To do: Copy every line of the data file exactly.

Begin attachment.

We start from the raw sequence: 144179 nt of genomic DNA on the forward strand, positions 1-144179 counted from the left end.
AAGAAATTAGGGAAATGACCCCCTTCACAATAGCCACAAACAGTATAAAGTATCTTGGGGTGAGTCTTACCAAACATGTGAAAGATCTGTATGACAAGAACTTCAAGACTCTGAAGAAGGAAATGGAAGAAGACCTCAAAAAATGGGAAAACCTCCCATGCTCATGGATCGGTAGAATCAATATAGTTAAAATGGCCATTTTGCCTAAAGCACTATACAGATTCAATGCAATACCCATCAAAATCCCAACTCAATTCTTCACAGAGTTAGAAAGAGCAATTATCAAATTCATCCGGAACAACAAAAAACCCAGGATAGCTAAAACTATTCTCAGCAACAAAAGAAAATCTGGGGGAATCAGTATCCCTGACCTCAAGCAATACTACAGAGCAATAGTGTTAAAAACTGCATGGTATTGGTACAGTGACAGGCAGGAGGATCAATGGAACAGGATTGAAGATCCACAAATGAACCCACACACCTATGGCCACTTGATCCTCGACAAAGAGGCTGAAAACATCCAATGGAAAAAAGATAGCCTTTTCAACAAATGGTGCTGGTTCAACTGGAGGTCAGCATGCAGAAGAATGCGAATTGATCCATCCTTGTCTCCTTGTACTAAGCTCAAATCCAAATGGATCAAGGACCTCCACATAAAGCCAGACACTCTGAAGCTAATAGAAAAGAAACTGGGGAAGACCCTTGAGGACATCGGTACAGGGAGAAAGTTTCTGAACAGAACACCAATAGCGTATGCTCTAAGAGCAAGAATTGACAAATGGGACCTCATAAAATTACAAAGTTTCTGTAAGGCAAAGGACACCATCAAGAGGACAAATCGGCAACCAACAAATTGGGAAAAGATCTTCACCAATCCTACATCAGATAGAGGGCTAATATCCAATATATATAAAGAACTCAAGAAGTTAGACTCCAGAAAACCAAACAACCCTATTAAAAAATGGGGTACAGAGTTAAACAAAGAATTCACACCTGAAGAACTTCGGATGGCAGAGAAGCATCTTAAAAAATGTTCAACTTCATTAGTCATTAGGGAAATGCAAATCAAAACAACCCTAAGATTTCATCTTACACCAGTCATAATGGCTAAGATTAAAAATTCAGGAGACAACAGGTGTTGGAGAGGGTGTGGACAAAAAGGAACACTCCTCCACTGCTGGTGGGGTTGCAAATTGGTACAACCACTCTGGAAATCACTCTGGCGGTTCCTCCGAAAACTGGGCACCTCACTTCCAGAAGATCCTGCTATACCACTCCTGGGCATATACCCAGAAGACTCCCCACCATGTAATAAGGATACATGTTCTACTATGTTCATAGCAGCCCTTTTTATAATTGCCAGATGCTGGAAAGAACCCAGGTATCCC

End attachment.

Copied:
We start from the raw sequence: 144179 nt of genomic DNA on the forward strand, positions 1-144179 counted from the left end.
AAGAAATTAGGGAAATGACCCCCTTCACAATAGCCACAAACAGTATAAAGTATCTTGGGGTGAGTCTTACCAAACATGTGAAAGATCTGTATGACAAGAACTTCAAGACTCTGAAGAAGGAAATGGAAGAAGACCTCAAAAAATGGGAAAACCTCCCATGCTCATGGATCGGTAGAATCAATATAGTTAAAATGGCCATTTTGCCTAAAGCACTATACAGATTCAATGCAATACCCATCAAAATCCCAACTCAATTCTTCACAGAGTTAGAAAGAGCAATTATCAAATTCATCCGGAACAACAAAAAACCCAGGATAGCTAAAACTATTCTCAGCAACAAAAGAAAATCTGGGGGAATCAGTATCCCTGACCTCAAGCAATACTACAGAGCAATAGTGTTAAAAACTGCATGGTATTGGTACAGTGACAGGCAGGAGGATCAATGGAACAGGATTGAAGATCCACAAATGAACCCACACACCTATGGCCACTTGATCCTCGACAAAGAGGCTGAAAACATCCAATGGAAAAAAGATAGCCTTTTCAACAAATGGTGCTGGTTCAACTGGAGGTCAGCATGCAGAAGAATGCGAATTGATCCATCCTTGTCTCCTTGTACTAAGCTCAAATCCAAATGGATCAAGGACCTCCACATAAAGCCAGACACTCTGAAGCTAATAGAAAAGAAACTGGGGAAGACCCTTGAGGACATCGGTACAGGGAGAAAGTTTCTGAACAGAACACCAATAGCGTATGCTCTAAGAGCAAGAATTGACAAATGGGACCTCATAAAATTACAAAGTTTCTGTAAGGCAAAGGACACCATCAAGAGGACAAATCGGCAACCAACAAATTGGGAAAAGATCTTCACCAATCCTACATCAGATAGAGGGCTAATATCCAATATATATAAAGAACTCAAGAAGTTAGACTCCAGAAAACCAAACAACCCTATTAAAAAATGGGGTACAGAGTTAAACAAAGAATTCACACCTGAAGAACTTCGGATGGCAGAGAAGCATCTTAAAAAATGTTCAACTTCATTAGTCATTAGGGAAATGCAAATCAAAACAACCCTAAGATTTCATCTTACACCAGTCATAATGGCTAAGATTAAAAATTCAGGAGACAACAGGTGTTGGAGAGGGTGTGGACAAAAAGGAACACTCCTCCACTGCTGGTGGGGTTGCAAATTGGTACAACCACTCTGGAAATCACTCTGGCGGTTCCTCCGAAAACTGGGCACCTCACTTCCAGAAGATCCTGCTATACCACTCCTGGGCATATACCCAGAAGACTCCCCACCATGTAATAAGGATACATGTTCTACTATGTTCATAGCAGCCCTTTTTATAATTGCCAGATGCTGGAAAGAACCCAGGTATCCC